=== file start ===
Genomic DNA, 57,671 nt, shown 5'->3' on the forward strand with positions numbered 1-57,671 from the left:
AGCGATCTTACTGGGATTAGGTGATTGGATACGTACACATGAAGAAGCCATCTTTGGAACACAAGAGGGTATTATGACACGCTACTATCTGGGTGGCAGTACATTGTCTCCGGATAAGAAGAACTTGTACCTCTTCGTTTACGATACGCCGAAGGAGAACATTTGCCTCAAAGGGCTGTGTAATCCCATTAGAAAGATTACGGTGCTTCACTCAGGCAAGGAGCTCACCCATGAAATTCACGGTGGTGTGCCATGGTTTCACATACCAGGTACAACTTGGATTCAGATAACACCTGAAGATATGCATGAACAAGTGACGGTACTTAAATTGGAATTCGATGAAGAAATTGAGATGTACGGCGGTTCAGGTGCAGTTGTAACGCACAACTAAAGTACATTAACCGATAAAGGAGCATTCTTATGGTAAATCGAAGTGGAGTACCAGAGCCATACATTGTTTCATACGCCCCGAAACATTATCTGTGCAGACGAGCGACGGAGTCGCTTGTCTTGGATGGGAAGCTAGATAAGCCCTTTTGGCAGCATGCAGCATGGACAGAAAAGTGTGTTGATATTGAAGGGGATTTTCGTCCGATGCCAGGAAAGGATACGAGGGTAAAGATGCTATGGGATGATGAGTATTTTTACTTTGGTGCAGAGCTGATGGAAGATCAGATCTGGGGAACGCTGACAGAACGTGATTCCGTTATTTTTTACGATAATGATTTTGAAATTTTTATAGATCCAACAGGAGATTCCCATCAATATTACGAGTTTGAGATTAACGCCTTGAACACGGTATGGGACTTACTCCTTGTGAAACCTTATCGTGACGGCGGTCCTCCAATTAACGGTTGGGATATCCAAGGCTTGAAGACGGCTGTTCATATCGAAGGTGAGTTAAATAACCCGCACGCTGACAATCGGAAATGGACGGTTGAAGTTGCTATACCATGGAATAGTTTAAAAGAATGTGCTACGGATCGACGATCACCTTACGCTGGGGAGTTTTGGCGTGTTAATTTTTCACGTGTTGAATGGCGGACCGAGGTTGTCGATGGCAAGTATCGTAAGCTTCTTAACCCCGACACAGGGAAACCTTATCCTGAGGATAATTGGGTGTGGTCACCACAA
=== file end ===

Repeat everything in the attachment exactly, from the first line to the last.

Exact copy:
Genomic DNA, 57,671 nt, shown 5'->3' on the forward strand with positions numbered 1-57,671 from the left:
AGCGATCTTACTGGGATTAGGTGATTGGATACGTACACATGAAGAAGCCATCTTTGGAACACAAGAGGGTATTATGACACGCTACTATCTGGGTGGCAGTACATTGTCTCCGGATAAGAAGAACTTGTACCTCTTCGTTTACGATACGCCGAAGGAGAACATTTGCCTCAAAGGGCTGTGTAATCCCATTAGAAAGATTACGGTGCTTCACTCAGGCAAGGAGCTCACCCATGAAATTCACGGTGGTGTGCCATGGTTTCACATACCAGGTACAACTTGGATTCAGATAACACCTGAAGATATGCATGAACAAGTGACGGTACTTAAATTGGAATTCGATGAAGAAATTGAGATGTACGGCGGTTCAGGTGCAGTTGTAACGCACAACTAAAGTACATTAACCGATAAAGGAGCATTCTTATGGTAAATCGAAGTGGAGTACCAGAGCCATACATTGTTTCATACGCCCCGAAACATTATCTGTGCAGACGAGCGACGGAGTCGCTTGTCTTGGATGGGAAGCTAGATAAGCCCTTTTGGCAGCATGCAGCATGGACAGAAAAGTGTGTTGATATTGAAGGGGATTTTCGTCCGATGCCAGGAAAGGATACGAGGGTAAAGATGCTATGGGATGATGAGTATTTTTACTTTGGTGCAGAGCTGATGGAAGATCAGATCTGGGGAACGCTGACAGAACGTGATTCCGTTATTTTTTACGATAATGATTTTGAAATTTTTATAGATCCAACAGGAGATTCCCATCAATATTACGAGTTTGAGATTAACGCCTTGAACACGGTATGGGACTTACTCCTTGTGAAACCTTATCGTGACGGCGGTCCTCCAATTAACGGTTGGGATATCCAAGGCTTGAAGACGGCTGTTCATATCGAAGGTGAGTTAAATAACCCGCACGCTGACAATCGGAAATGGACGGTTGAAGTTGCTATACCATGGAATAGTTTAAAAGAATGTGCTACGGATCGACGATCACCTTACGCTGGGGAGTTTTGGCGTGTTAATTTTTCACGTGTTGAATGGCGGACCGAGGTTGTCGATGGCAAGTATCGTAAGCTTCTTAACCCCGACACAGGGAAACCTTATCCTGAGGATAATTGGGTGTGGTCACCACAA